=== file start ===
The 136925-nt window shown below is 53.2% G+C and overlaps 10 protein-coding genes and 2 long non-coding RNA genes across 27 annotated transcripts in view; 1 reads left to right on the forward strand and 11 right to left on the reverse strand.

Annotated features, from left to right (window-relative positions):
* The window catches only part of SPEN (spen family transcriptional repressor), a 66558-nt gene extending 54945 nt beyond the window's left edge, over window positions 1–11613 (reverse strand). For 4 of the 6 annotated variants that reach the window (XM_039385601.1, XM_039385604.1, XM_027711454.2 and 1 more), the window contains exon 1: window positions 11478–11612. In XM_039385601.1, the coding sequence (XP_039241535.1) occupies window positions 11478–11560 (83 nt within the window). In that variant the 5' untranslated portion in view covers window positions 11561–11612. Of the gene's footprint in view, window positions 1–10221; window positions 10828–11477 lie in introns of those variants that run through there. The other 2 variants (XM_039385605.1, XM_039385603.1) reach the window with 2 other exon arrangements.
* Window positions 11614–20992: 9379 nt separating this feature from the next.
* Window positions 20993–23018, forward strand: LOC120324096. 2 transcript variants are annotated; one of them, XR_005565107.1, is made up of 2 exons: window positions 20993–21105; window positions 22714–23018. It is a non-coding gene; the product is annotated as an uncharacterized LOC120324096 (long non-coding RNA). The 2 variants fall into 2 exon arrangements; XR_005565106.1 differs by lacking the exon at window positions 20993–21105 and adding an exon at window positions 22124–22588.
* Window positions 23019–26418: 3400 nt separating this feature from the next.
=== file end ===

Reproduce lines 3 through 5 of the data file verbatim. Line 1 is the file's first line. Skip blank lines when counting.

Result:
* The window catches only part of SPEN (spen family transcriptional repressor), a 66558-nt gene extending 54945 nt beyond the window's left edge, over window positions 1–11613 (reverse strand). For 4 of the 6 annotated variants that reach the window (XM_039385601.1, XM_039385604.1, XM_027711454.2 and 1 more), the window contains exon 1: window positions 11478–11612. In XM_039385601.1, the coding sequence (XP_039241535.1) occupies window positions 11478–11560 (83 nt within the window). In that variant the 5' untranslated portion in view covers window positions 11561–11612. Of the gene's footprint in view, window positions 1–10221; window positions 10828–11477 lie in introns of those variants that run through there. The other 2 variants (XM_039385605.1, XM_039385603.1) reach the window with 2 other exon arrangements.
* Window positions 11614–20992: 9379 nt separating this feature from the next.
* Window positions 20993–23018, forward strand: LOC120324096. 2 transcript variants are annotated; one of them, XR_005565107.1, is made up of 2 exons: window positions 20993–21105; window positions 22714–23018. It is a non-coding gene; the product is annotated as an uncharacterized LOC120324096 (long non-coding RNA). The 2 variants fall into 2 exon arrangements; XR_005565106.1 differs by lacking the exon at window positions 20993–21105 and adding an exon at window positions 22124–22588.